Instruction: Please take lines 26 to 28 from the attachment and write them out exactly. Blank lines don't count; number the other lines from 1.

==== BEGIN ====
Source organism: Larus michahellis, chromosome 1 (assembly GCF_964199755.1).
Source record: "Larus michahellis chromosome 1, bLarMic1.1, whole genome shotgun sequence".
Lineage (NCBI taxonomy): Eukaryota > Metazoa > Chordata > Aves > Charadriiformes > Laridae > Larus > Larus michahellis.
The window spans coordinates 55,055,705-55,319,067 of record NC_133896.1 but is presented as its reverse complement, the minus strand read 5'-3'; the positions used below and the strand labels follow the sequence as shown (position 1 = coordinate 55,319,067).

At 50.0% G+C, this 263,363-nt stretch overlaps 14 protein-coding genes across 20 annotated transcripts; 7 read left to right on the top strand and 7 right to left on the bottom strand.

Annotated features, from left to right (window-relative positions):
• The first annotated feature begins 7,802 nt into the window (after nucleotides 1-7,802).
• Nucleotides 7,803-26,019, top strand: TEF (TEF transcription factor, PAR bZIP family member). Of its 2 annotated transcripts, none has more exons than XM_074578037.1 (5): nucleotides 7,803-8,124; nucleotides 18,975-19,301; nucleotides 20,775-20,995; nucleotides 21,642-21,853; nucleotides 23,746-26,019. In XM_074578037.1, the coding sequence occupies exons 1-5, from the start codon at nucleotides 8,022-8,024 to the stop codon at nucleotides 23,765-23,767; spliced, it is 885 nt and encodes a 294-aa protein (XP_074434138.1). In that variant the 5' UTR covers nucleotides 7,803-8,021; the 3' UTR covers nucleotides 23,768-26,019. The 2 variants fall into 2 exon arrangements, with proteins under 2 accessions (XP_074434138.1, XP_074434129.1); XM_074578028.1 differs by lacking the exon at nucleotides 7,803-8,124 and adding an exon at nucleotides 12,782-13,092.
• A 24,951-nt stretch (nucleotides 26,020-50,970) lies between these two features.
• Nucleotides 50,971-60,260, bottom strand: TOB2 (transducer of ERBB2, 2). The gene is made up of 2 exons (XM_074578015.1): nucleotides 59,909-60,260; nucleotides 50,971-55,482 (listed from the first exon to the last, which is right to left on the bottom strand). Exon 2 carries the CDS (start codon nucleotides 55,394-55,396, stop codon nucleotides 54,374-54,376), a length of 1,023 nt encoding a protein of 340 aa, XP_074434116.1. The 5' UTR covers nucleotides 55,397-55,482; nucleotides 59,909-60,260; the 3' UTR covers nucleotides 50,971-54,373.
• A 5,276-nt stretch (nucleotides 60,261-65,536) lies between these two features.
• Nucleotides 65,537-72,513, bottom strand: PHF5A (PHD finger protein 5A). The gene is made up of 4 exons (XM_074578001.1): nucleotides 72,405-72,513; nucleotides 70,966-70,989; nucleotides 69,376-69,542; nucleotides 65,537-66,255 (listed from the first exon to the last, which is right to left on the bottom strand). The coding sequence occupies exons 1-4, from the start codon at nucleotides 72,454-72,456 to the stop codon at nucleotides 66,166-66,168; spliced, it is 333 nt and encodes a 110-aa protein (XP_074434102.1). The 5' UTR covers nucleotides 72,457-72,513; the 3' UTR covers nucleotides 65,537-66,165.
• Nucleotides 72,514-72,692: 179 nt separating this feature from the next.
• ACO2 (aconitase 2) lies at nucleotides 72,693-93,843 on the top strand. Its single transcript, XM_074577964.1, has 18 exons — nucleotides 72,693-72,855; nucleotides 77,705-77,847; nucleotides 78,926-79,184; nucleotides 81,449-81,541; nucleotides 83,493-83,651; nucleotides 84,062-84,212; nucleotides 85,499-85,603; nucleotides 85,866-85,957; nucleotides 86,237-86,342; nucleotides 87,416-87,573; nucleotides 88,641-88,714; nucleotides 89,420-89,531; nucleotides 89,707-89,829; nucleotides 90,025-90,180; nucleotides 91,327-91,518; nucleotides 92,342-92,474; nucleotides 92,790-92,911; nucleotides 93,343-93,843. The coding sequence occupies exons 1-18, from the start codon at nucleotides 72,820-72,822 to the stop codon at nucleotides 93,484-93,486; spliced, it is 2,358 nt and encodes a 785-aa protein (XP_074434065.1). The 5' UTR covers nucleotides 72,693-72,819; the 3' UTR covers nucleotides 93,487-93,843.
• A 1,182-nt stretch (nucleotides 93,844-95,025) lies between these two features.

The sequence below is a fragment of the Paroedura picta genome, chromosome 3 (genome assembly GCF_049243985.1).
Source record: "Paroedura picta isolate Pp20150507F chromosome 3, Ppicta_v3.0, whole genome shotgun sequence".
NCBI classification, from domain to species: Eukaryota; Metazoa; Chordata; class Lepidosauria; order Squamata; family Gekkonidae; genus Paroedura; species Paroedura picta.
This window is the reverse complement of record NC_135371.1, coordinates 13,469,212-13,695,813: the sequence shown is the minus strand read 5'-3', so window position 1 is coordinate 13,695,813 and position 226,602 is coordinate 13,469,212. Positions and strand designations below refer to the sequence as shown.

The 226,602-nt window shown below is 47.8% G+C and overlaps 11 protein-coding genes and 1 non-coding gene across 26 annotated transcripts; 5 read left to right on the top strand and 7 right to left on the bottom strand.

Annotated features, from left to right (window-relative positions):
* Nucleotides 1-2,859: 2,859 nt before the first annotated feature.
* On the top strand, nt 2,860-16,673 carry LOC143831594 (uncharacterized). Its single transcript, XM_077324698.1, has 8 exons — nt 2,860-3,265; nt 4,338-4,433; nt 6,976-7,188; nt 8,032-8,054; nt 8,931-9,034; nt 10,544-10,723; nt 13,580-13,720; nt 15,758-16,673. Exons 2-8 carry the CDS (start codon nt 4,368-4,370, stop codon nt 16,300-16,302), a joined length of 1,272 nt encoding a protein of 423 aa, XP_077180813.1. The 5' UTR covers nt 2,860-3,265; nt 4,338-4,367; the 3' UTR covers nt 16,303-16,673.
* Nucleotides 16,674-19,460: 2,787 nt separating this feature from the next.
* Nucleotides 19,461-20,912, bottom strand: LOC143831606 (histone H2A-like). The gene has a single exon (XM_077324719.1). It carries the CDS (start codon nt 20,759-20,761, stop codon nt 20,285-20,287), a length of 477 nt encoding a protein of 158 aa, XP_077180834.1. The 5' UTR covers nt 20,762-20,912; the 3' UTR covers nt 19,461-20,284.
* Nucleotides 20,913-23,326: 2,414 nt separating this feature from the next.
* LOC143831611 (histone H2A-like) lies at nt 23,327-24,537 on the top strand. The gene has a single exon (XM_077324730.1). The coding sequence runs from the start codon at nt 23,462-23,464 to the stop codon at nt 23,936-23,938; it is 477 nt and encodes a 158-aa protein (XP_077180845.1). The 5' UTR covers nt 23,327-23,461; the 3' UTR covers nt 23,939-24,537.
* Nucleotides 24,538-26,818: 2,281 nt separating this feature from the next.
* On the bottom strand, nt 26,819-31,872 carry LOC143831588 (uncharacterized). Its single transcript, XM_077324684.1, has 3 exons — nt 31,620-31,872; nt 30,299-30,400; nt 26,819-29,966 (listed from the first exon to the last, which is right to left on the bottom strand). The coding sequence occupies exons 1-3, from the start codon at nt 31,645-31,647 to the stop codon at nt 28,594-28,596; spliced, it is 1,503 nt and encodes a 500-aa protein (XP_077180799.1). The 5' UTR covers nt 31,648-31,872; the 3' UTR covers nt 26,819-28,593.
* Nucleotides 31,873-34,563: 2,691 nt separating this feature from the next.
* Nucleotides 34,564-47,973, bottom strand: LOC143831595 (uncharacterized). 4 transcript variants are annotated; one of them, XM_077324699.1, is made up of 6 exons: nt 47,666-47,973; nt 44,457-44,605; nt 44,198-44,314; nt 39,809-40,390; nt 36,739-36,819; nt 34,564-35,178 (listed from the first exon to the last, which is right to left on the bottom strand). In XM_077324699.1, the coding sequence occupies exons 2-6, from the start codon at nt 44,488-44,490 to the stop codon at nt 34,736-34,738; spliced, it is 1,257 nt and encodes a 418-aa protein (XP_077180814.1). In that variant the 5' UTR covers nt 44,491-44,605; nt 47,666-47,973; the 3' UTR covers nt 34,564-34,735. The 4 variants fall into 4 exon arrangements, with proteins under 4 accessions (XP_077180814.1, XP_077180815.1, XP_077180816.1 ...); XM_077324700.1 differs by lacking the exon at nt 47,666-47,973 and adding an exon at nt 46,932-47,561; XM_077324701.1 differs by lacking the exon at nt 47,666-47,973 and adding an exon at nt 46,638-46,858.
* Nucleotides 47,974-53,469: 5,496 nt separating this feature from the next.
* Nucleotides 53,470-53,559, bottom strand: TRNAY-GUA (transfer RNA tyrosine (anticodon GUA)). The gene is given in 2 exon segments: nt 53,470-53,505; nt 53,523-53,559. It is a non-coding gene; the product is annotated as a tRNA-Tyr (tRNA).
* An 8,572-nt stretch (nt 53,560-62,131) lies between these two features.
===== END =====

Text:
* Nucleotides 20,913-23,326: 2,414 nt separating this feature from the next.
* LOC143831611 (histone H2A-like) lies at nt 23,327-24,537 on the top strand. The gene has a single exon (XM_077324730.1). The coding sequence runs from the start codon at nt 23,462-23,464 to the stop codon at nt 23,936-23,938; it is 477 nt and encodes a 158-aa protein (XP_077180845.1). The 5' UTR covers nt 23,327-23,461; the 3' UTR covers nt 23,939-24,537.
* Nucleotides 24,538-26,818: 2,281 nt separating this feature from the next.